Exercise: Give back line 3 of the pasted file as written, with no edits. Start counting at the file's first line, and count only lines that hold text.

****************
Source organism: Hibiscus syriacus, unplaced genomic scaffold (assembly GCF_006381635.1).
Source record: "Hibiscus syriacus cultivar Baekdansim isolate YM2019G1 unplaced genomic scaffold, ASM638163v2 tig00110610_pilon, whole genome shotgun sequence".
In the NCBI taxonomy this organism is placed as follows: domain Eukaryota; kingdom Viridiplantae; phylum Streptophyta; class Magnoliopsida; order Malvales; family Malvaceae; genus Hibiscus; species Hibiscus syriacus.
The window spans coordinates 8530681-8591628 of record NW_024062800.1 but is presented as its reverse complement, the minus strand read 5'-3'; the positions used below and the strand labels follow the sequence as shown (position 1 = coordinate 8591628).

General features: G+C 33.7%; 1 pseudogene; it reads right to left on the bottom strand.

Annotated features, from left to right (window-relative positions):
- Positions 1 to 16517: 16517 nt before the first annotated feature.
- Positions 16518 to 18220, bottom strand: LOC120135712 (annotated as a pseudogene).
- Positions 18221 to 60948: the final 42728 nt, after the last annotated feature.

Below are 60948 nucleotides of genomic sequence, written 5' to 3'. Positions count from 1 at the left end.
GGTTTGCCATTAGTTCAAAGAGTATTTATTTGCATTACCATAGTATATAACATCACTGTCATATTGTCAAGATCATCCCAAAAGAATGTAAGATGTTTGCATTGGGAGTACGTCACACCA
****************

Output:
In the NCBI taxonomy this organism is placed as follows: domain Eukaryota; kingdom Viridiplantae; phylum Streptophyta; class Magnoliopsida; order Malvales; family Malvaceae; genus Hibiscus; species Hibiscus syriacus.